Just before dusk, I’m running along the rail trail, where train tracks once lay, when a woman steps out of the brushy woods, puts her hand over her chest, and gasps.

I’ve frightened her. She’s dressed in hunter’s orange and holds a rifle pressed against her body.

I stop. There’s no one else around, and I have the sudden terrible feeling that I’m in the wrong place at the wrong time. I’m wearing the ripped blue sweatshirt and knitted cap I always wear.

It’s hunting season, and I should be wearing orange. She looks angrily at me. I nod, edge away, and then keep on with my run. On this run, I’m mostly worried about a skinny dog at the one house I pass — a creature who doubtlessly is harmless. I run through the thick woods between the highway and the Lamoille River, snaking through its bends. It hasn’t escaped me how the wilderness presses right up against the village where I live, in acres upon acres of woods where I hardly ever see anyone.

On my way back, I again meet this woman with a florescent pink mask over her lower face. I’ve seen no one else, save the dog, and I slow to a walk again and apologize for not wearing brighter colors.

Jesus, she says and keeps walking.

Not long after, back in the village, the twilight drifts down like a gray snowstorm. My daughter’s school is closing again, perhaps opening in December, but maybe not. All around us, the pandemic continues to upend lives, through loss of in-person schooling, jobs and childcare, and the widening gulfs of isolation.

Walking back through town, I admire the holiday lights turning on as the darkness filters down — lights of all colors and blown-up snowmen and reindeer. The day has been unseasonably warm for November. Take this in, I think. And next time, bring a mask and wear orange, too.

“Writing often reveals us to ourselves, lets us name what’s important to us and what has been silent or silenced inside us.”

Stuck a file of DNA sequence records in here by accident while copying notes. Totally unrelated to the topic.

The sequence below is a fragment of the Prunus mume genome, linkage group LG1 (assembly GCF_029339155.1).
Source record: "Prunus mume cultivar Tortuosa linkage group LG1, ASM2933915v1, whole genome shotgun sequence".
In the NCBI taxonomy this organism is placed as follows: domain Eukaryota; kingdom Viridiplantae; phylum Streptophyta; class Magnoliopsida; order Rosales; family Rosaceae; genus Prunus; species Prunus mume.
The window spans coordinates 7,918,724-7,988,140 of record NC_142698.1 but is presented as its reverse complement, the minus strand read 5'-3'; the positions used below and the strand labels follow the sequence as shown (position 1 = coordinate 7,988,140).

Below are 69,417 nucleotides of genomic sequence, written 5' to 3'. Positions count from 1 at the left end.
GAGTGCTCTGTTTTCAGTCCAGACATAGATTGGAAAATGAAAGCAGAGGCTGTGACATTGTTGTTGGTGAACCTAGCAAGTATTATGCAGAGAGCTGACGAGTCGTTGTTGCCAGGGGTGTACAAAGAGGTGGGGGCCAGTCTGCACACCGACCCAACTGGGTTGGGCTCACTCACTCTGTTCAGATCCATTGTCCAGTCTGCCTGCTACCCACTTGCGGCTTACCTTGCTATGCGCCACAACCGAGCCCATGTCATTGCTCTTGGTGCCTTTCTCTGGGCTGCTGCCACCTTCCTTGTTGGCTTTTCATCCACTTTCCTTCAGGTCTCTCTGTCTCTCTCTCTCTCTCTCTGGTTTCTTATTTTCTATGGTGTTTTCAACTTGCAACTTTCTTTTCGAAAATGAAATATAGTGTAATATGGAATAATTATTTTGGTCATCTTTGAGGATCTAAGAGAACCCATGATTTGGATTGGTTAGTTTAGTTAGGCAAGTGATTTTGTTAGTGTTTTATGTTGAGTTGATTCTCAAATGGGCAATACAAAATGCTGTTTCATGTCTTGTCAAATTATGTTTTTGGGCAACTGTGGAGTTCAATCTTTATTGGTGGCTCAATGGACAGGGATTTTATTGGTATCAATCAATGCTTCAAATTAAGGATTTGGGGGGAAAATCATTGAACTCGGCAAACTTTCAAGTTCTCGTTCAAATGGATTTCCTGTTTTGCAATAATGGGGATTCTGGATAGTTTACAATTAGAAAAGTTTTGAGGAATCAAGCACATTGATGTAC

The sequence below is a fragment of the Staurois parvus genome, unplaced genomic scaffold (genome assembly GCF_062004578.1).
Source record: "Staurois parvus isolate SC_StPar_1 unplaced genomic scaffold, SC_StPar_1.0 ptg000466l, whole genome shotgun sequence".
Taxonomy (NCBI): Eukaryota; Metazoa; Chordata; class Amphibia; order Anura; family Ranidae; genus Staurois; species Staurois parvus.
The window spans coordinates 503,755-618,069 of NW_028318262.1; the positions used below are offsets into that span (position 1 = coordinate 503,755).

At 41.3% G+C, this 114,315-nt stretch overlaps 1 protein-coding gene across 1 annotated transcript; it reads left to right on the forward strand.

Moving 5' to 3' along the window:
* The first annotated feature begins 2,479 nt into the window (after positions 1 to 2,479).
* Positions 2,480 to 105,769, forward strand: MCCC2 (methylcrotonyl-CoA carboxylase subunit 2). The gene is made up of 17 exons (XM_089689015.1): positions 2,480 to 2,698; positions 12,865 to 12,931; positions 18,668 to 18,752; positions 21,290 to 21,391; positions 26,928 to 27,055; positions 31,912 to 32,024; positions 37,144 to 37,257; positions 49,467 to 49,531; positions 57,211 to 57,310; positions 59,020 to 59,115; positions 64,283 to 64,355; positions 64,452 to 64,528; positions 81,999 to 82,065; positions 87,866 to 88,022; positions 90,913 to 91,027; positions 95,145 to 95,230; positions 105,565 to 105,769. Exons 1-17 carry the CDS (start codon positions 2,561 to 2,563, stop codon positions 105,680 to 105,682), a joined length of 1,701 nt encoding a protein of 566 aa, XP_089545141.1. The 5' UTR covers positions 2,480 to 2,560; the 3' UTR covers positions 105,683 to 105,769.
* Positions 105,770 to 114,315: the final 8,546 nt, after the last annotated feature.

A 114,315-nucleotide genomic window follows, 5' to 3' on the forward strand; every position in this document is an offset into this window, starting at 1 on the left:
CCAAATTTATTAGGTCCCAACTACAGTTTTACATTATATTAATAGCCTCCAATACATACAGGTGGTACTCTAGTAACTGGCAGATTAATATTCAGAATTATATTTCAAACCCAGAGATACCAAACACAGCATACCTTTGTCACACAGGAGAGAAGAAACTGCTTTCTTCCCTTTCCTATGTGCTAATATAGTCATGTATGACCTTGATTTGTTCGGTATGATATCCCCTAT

― Gregory Orr

Maple

End of the day, in the gloaming, I’m running up the road. A little bit of snow is falling, and — dare I write this in December? — it’s just nice. That sweet, snowglobe kind of beauty.

In not so many minutes, I know I’ll need to get off this somewhat slippery and icy road before a pickup turns a bend a bit too quickly, its driver maybe distracted by the same things I am, the enchanting serenity of these maples, this field, the light funneling down over the horizon.

I know, too, as I start cooking dinner that I’ll listen to VPR. My listening, or not, has absolutely zero bearing on congressional hearings. I’ll be irked. And yet, I’ll listen, if for no other reason to participate in the dinner conversation at our house.

For for these few moments, though, I revel in the sky, the snow, the crows in the distance flying home, too.

Surely by now there can be few here who still believe the purpose of government is to protect us from the destructive activities of corporations. At last most of us must understand that the opposite is true: that the primary purpose of government is to protect those who run the economy from the outrage of injured citizens.

Derrick Jensen

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Hardwick, Vermont